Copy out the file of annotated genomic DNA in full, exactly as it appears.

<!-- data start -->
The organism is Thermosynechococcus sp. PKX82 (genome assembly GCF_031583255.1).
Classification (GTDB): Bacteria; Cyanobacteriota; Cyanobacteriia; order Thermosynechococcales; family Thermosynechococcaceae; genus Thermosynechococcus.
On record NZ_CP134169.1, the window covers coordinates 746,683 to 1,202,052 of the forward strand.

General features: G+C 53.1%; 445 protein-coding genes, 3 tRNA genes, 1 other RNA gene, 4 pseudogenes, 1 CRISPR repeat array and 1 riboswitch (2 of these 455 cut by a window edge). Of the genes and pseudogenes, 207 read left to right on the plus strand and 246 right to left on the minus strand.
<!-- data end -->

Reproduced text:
The organism is Thermosynechococcus sp. PKX82 (genome assembly GCF_031583255.1).
Classification (GTDB): Bacteria; Cyanobacteriota; Cyanobacteriia; order Thermosynechococcales; family Thermosynechococcaceae; genus Thermosynechococcus.
On record NZ_CP134169.1, the window covers coordinates 746,683 to 1,202,052 of the forward strand.

General features: G+C 53.1%; 445 protein-coding genes, 3 tRNA genes, 1 other RNA gene, 4 pseudogenes, 1 CRISPR repeat array and 1 riboswitch (2 of these 455 cut by a window edge). Of the genes and pseudogenes, 207 read left to right on the plus strand and 246 right to left on the minus strand.